3 Reasons Your (Buying in Bulk) Math Might Be Wrong
If you ever arrived home from the warehouse store and thought "Where will I put it? Will I finish it? Do I need it?" Darla DeMorrow has advice.
We’re finishing up January, and I’ve gotta be honest, there hasn’t been a day this month that I haven’t had a conversation with someone in a social setting about organizing. It’s really a great thing. Fourteen years ago, when I left corporate work and started this company, the only conversation that we usually had was about hoarding. That was back when hair was big, excess was never enough, and all new houses were McMansions. Fortunately, we’ve evolved to the time of tiny houses, less is more, and organizing is for everyone.
Smart people know that organizing is just one more way that you can practice self-care and become even more productive in a busy, demanding world.
And yet we live in a world of warehouse clubs and online shopping. Still tempted to buy six months of cheese crackers at once? Everything you learned in home economics class might be working against you. Here are three reasons why your math might be wrong about bulk purchases being a good deal.
Storage costs for buying in bulk
When you buy a truckload of stuff, you need to have a parking space for it. Even though the size of the American home has grown by almost 50% since the 1970’s, families are still struggling to find space for their stuff. So does it really cost less if you have to haul it, put it away, store it, dust it, trip over it, move it around, and toss it? You might even pay a second time, when you call a professional organizer to help you with it, or when you take time away from an activity that you really love to deal with your clutter. Or how about those times when you buy it again because you can’t find the ones you bought already? There is a cost to having stuff on your property. I often ask audiences a trick question: how much of your mortgage or rent do you pay? After a few quizzical looks, they decide they pay 100% of their mortgage or rent. But many of us are not enjoying 100% of our homes. If you’ve given over entire rooms, and sometimes entire floors, to things that you don’t enjoy anymore or can’t use in the immediate future, are you paying 100% of your mortgage, but only enjoying a portion of your home?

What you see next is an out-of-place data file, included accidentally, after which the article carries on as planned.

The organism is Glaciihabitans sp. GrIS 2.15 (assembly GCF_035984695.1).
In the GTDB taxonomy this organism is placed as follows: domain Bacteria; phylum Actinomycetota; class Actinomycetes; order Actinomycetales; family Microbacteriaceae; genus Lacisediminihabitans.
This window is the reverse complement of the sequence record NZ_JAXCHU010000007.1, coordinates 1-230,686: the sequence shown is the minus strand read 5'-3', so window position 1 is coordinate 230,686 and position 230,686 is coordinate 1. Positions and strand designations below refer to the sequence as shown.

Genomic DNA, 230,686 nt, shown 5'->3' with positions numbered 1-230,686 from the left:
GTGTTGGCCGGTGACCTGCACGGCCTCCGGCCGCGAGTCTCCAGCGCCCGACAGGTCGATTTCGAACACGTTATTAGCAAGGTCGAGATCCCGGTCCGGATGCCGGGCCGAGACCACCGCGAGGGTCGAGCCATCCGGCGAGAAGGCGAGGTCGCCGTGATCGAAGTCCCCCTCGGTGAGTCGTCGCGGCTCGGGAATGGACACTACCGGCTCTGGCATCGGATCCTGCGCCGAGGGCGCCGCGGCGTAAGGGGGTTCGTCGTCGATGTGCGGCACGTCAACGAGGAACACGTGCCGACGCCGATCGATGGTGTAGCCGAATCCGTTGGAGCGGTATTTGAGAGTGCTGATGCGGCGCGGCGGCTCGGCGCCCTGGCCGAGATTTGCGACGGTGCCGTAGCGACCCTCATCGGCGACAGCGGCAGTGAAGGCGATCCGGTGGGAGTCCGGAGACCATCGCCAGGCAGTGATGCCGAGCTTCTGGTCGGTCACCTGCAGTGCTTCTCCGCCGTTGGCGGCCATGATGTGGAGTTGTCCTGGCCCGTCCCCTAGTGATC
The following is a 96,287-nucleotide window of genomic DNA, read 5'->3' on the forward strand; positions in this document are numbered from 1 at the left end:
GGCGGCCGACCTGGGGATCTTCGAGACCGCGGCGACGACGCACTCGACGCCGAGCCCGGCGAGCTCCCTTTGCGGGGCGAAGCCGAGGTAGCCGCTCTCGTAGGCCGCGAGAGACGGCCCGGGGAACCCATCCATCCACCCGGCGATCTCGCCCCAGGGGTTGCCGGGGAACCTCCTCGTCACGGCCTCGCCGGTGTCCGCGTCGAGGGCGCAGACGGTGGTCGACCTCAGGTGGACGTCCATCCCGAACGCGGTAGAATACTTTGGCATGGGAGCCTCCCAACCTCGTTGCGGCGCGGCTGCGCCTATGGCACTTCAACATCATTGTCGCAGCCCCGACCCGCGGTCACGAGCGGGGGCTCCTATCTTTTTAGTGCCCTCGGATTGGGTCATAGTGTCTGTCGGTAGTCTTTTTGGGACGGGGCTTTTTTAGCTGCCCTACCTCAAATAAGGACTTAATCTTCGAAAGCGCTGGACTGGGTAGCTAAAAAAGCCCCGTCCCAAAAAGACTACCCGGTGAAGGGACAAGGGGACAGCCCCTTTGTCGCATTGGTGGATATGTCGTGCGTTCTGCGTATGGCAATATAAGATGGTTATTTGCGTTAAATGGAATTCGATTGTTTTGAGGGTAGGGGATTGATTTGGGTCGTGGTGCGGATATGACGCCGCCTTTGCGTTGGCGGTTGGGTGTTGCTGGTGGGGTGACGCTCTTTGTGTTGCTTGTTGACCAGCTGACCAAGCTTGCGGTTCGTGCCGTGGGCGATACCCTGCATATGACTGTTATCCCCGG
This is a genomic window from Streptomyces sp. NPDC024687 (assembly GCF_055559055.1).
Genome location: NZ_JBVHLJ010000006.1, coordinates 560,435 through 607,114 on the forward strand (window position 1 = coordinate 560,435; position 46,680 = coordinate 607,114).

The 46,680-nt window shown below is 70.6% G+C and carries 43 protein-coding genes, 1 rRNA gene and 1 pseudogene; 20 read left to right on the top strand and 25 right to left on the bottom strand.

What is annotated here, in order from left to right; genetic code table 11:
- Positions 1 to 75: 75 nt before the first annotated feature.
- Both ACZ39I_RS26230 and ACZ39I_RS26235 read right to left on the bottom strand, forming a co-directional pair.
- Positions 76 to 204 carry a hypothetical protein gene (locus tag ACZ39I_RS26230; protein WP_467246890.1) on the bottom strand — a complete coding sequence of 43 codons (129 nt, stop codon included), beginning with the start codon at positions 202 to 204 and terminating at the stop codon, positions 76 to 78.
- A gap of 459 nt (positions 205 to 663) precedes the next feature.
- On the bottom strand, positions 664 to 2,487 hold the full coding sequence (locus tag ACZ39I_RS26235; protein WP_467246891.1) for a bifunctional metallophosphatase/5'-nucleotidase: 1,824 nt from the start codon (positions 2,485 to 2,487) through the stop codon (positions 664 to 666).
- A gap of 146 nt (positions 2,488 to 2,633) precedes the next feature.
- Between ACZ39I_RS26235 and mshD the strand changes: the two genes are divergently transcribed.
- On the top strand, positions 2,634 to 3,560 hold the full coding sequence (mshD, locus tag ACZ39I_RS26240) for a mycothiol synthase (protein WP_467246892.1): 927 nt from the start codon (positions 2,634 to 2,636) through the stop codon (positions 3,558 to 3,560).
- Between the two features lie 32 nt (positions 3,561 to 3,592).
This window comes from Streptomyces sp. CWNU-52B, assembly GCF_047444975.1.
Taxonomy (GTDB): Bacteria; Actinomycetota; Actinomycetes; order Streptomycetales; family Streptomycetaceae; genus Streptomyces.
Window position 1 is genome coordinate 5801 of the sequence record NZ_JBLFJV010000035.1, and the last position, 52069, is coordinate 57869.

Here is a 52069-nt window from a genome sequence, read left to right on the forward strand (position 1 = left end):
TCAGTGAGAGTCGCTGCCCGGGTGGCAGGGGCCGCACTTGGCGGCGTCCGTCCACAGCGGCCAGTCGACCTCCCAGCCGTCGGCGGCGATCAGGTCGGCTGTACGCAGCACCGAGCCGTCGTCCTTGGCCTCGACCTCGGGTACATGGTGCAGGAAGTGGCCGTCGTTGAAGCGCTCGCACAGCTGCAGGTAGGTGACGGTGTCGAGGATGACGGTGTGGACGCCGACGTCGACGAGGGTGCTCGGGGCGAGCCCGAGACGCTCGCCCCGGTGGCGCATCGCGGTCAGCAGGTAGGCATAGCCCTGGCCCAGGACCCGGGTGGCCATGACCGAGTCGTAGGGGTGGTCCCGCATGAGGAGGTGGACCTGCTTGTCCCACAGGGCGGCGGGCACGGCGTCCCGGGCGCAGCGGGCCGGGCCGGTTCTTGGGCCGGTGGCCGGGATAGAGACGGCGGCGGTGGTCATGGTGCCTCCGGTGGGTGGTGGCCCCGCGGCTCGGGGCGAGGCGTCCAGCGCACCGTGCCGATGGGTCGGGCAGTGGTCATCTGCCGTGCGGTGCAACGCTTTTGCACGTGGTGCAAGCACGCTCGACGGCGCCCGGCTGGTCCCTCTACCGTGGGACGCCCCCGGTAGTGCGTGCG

Impulse purchases when buying in bulk
Brain science is so interesting, because brain scans can reveal what we aren’t willing to admit to ourselves. We’ve heard that we pay on average at least 20% more when paying by credit. Some studies say we buy up to 100% more when buying with credit versus cash! Also, because you’ve been conditioned to think that you are saving money by doing the smart thing and shopping at a warehouse store or discount store, you are more likely to pick up a few luxury purchases, because you’ve earned it. Researchers call this the “what the hell” effect. That came from Stanford researchers looking at willpower. So, yes, you probably deserve that fancy cheese, new set of towels, gigantic TV…but the entire store is designed to get you to see and respond to those items, even though you only came in for milk and eggs. Also, just because it’s called a discount store, there are plenty of items there that may not be. We get so busy that we just go on autopilot at the store. It’s up to us to pay attention. Even my fourth grader knows there’s something funky going on with this math on the picture below.
Waste when buying in bulk
We have been conditioned over the years to think bigger is better, and we are likely to choose a larger size of the items we are purchasing. But if you are in a warehouse store and don’t have a smaller size to even choose from? You’ll take the only size they offer. I’m the first one to agree that the mega-pack of toilet paper is a good idea, but beyond that, I’m not so sure. My organizing team and I have thrown out everything from stale chips to expired canned goods to expensive (but inedible) diet supplements and meals. Here’s a shocker: food is SUPPOSED to go bad! Buy enough for a few days, maybe a week, with some reserves in the pantry or freezer. It doesn’t save you money on the front end if you throw it out on the back end.
The way we shop is a habit. I used to shop for sport. Although I live within shouting distance of one of the largest malls in America, I’ve changed my habits drastically over the last few years, not from any moral position, but just because my house is full. Anything I bring is will either bring tension and stress with it, or I need to send something out. I’m on the back half of this equation: